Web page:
When discussing the abortion topic, it often revolves around the rights of the woman and the fetus. It is important to note that during family planning decisions involving abortion, the rights of the father must also be considered. The father of a fetus may oppose the mother’s decision to terminate the pregnancy or, on the other hand, may not want to be a father and may oppose the mother’s decision to carry the pregnancy to term. Regardless of the case, it is not uncommon for the rights of the father to be seen as secondary to the rights of the mother and the child. Talking about ‘parental rights’ in India comes as a great surprise, as many people are completely unaware that such a term exists in our social system. However, not with the rampant increase in divorces/separations in India, there is a significant need not only to raise awareness on this ‘not talked about as much’ issue but also to urge the Indian judicial system to break with the old prejudices to grant dictatorial rights to mothers over fathers.

In today’s time, parents play an equally important role in raising children, and their importance can in no way be relegated by marital discord between couples. The onus is on the judiciary to take a fair and impartial approach in passing custody/visitation orders so that parity can be established in what would otherwise be a highly skewed domain. 

The importance of a father in the life of a child must be rightly recognized. Keeping the child away from the father is a form of child abuse and the Indian judicial system must take this fact into account when deciding custody/visitation appeals. Courts must not succumb to deceptive pressure created by society and have the best interest of the child in mind when making judgments. They should also empathize with the pain and emotional anguish parents must endure while their children are denied access. A marriage that did not work out should not be a factor in denying the son the love of his father. It is high time that prejudices were broken and parents were given what they deserve; equal parental rights.

Recognition of the father’s right to abortion 

In 2011, it was reported that Indonesia, Malawi, Syria, United Arab Emirates, Equatorial Guinea, Kuwait, Maldives, Morocco, South Korea, Saudi Arabia, Japan, Taiwan, and Turkey, all had laws that required that an abortion first be authorized by the woman’s husband. All these mentioned countries gave equal rights to the father and the mother in case of abortion. They believe that it is the decision of both the parents as they are the ones who are going to take care of the child in the future and are responsible for the act done by them. Even if the pregnancy is abnormal, both should consent to the same.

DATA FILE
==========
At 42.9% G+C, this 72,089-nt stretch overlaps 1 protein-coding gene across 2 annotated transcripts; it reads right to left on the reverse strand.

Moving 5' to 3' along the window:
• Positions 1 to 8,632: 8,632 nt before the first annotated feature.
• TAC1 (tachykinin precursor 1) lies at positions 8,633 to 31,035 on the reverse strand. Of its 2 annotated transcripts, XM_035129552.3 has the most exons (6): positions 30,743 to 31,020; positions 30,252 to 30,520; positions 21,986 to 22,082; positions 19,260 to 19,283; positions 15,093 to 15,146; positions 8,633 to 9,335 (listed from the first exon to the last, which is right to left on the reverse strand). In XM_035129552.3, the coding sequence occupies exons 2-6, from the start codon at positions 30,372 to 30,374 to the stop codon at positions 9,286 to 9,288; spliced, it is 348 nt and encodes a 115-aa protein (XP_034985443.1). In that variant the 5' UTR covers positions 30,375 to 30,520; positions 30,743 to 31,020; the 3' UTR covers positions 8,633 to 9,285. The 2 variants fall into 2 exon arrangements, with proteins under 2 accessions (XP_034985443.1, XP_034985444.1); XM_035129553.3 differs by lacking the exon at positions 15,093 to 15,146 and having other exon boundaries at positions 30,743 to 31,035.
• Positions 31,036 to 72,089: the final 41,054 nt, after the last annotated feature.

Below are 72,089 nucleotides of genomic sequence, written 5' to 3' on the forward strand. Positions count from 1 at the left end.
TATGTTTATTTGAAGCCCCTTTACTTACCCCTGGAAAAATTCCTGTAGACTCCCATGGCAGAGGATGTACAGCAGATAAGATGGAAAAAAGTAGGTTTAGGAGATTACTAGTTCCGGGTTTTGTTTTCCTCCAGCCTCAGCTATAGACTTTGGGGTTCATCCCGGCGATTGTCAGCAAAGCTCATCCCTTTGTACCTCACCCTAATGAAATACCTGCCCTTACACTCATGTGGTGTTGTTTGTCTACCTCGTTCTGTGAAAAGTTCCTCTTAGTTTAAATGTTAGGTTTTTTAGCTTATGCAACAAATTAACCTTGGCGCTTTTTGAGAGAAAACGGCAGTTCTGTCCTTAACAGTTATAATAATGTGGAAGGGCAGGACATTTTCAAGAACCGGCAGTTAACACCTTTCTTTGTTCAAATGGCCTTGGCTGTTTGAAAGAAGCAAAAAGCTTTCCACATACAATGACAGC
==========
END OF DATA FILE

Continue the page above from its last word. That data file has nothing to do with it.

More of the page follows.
In India, where a man’s consent is not required to undergo an abortion, there have been questions about whether or not the alleged father has the right by law to be notified that abortion is taking place. This issue was addressed in the Supreme Court case Planned Parenthood v. Casey (1992), the case arose out of a challenge to five provisions of the Pennsylvania Abortion Control Act of 1982; among the provisions were requirements for a waiting period, spousal notification, and (for minors) parental consent before undergoing an abortion procedure. In a plurality opinion drafted jointly by Associate Justices Sandra Day O’Connor, Anthony Kennedy, and David Souter, the Supreme Court upheld Roe’s “essential possession,” which was that the Due Process Clause of the Fourteenth Amendment protects the right of women choose to have an abortion before viability, in which the court had stated that an alleged father has no right to be notified of the abortion of the pregnancy of his former sexual partner. Although many women discuss the possibility or decision to abort with their partner or with the alleged father of the child, the law does not require them to do so.

Conclusion 

Religiously speaking, abortion is considered a sin. But some religious texts reveal that abortion is allowed only if it risks the life of the mother. But the scenario and thinking with regards to abortion have changed over time. Now in many countries, abortion laws have been changed, making it legal, while still some countries have chosen to keep it illegal.

Thus, in conclusion, I would say it is very important to have an amendment in the Medical Termination of Pregnancy Act, 1971. For childbirth, both mother and father are responsible and thus, for pregnancy termination both consents are required. A child is the future of tomorrow, every child is special and they will eventually surpass the people of today. Hence, for the termination of pregnancy, the step taken should be very thoughtful and with a very good reason. A termination, if done more often then, could affect the health of the mother. 

References


LawSikho has created a telegram group for exchanging legal knowledge, referrals, and various opportunities. You can click on this link and join:

Follow us on Instagram and subscribe to our YouTube channel for more amazing legal content.

LEAVE A REPLY

Please enter your comment!
Please enter your name here